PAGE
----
Few novelists working today are as obsessive about citation, reference, and homage as Alain Mabanckou, and none quite so ambivalent about the caché those allusions to literary history carry. In Black Moses, the latest addition to Mabanckou’s series of novels about the Congolese port city of Pointe-Noire, he uses those references to prop the specter of the western canon over the journey of his titular hero (Tokumisa Nzambe po Mose yayoyindo abotami namboka ya Bakoko, or Moses for the uninitiated) from an orphanage to a madhouse, with stops amongst the city’s gangsters, prostitutes, and vagrants in between.
Mabanckou’s invocations of the canon appear light hearted at first, as when he dubs three members of the gang that Moses joins “the Three Mosquiteers” because the trio drapes mosquito nets over their heads to ward off pests. Another gangster enjoys drawing “old ladies’ breasts on the front of public buildings and claimed it would get him into paradise.” His name? “St Francis of a Titty.”
These flippant invocations are a signature of Mabanckou’s work. In 2010’s Broken Glass, he quotes Zola, mentions Diogenes, and slips in phrases culled from Kierkegaard, Shakespeare, and Faulkner— and that’s just in the first 30 pages. That novel, like Black Moses, covers subject matter somewhat less lofty than those touchpoints would suggest: a man drinking himself to death at a bar and swapping stories with whoever stops in. His interlocutors include a man who “goes around wearing Pampers,” a printer who claims friendship with a Parisian named Céline, and Robinette, “the piss queen of the town” (so-called because she’s really, really good at peeing).
The genesis of Broken Glass’ conceit goes back to The Canterbury Tales, and it shares Chaucer’s bawdiness (Mabanckou’s book, though, is like 1/16 as long and doesn’t use periods, so maybe we shouldn’t get carried away with that particular comparison). But Mabanckou’s humor, crucially, is charged with resentment. When a cleaning woman tells Moses that the reason her mother wanted a child with light skin is that “it was all part of the complex we had about white people, anything white was superior, everything black was doomed, with no future, no tomorrow,” it’s easy to construe Mabanckou’s project as an attempt to upend this mentality by dunking on dead Frenchmen. But the point is not simply to make fun of Alexander Dumas’ staid moralism. No, Mabanckou is in the subversion game. Black Moses rejects white culture, sure, but not because black culture is any better. To him, an obsession with any culture is in practice little more than a way to differentiate the powerful from the poor. His aim is not to change what we think of when we use the term Literature. It is to dismantle the very idea of a canon.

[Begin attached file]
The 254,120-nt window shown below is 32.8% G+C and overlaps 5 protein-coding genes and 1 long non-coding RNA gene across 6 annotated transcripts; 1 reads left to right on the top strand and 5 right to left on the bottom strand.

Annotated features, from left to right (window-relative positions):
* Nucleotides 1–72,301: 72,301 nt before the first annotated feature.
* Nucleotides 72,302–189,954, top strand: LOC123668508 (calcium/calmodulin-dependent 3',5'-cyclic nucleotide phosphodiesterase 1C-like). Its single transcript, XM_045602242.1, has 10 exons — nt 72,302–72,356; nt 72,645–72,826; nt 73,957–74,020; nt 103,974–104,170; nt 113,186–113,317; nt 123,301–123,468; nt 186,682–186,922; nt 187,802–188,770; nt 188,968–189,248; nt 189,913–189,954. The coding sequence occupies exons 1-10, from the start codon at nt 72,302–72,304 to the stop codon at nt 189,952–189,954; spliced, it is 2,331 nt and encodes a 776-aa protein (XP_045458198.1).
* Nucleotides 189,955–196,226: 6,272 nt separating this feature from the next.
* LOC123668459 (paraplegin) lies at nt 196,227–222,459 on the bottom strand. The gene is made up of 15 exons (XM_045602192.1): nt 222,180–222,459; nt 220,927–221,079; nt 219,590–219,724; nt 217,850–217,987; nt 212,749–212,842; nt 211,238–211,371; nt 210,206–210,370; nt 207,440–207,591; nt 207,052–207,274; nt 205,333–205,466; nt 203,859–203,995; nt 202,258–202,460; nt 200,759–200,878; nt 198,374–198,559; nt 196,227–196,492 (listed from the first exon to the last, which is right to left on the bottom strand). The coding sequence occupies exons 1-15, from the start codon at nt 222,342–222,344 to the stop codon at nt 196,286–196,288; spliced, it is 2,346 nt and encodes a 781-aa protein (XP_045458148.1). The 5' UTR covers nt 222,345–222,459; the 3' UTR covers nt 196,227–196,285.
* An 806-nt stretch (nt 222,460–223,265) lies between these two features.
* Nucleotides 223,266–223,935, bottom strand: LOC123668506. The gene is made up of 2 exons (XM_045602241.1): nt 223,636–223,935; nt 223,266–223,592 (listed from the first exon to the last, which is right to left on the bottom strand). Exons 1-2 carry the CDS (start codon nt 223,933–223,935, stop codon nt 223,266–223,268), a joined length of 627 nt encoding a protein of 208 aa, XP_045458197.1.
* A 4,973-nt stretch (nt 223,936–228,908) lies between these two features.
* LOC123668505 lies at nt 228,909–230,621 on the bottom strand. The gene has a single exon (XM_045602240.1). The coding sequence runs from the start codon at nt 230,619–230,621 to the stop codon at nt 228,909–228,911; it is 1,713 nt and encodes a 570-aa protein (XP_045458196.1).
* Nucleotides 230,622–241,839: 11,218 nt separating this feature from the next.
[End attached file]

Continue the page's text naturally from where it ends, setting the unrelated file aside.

Late in the book, Moses loses his memory, and visits two doctors to try and get help. The first is a neuropsychologist eager to remind his patient he studied in Paris, and who, after a few sessions, is eager to offer a number of unsatisfactory diagnoses, “each more amphigorical than the last.” Frustrated, Moses turns to a traditional healer, who, though not given a Western education, nevertheless claims an impressive C.V.:
Direct and legitimate descendant of King Makoko
Former personal sorcerer to the mayor, the prefect, and the President of the Republic
Specialist in incurable illnesses, both known and unknown
Guaranteed return of errant wives within 24 hours
Ngampika prescribes Moses a night in his house. “My masks need to watch you sleep,” he tells Moses, “While you’re asleep they can enter your head and remove the impurities.” But Moses’ fractured psyche is not so easily fixed. Having failed to cure him, the doctor accuses Moses of pretending to be sick so that Ngampika would feed him, and Moses storms out.
Traditional medicine, it turns out, is as amphigoric as the Western variety. That descriptor is instructive in understanding Mabanckou’s work: it’s derived from amphigory, a term for a nonsensical verse of poetry. To Mabanckou, the whole canon is amphigory. The windmills Don Quixote sparred with (restyled in Black Moses as electricity pylons), Robin Hood’s green outfit (mimicked in the book by one made by Malian tailors), a Hebrew prophet who Mabanckou rebirths as a Congolese orphan with a 23-syllable name. Mabanckou has read all these books, and true, it’s elevated him from Pointe-Noire to a professorship at UCLA. But has it made him a better person? Mabanckou’s work reveals the vacuousness of scholarship. Literary signifiers are grasped by those who mean to display their intelligence, talent, or their deservedness of power. But as Mabanckou demonstrates, at the end of the day, it’s all just words someone else made up.
Sarak Resnick’s story “Kylie Wears Balmain” in the most recent n+1 is one of the better pieces of short fiction I’ve read all year. It’s a deadpan narrative of the life of a fact-checker at an Us Weekly-style magazine, which obviously hits close to home for your’s truly, but is generally great for moments like this one, when the narrator is describing the appeal of the faces of the celebrity women she spends every day with: “They are the faces of women who flaunt the legacies of feminism and at the same time pronounce its irrelevance. They are the faces of women whom America can understand.”
Thanks for reading and subscribing. You can find me on twitter @KPaoletta, or in the gutter, stomping on what few leaves are still stuck there and savoring the crunch.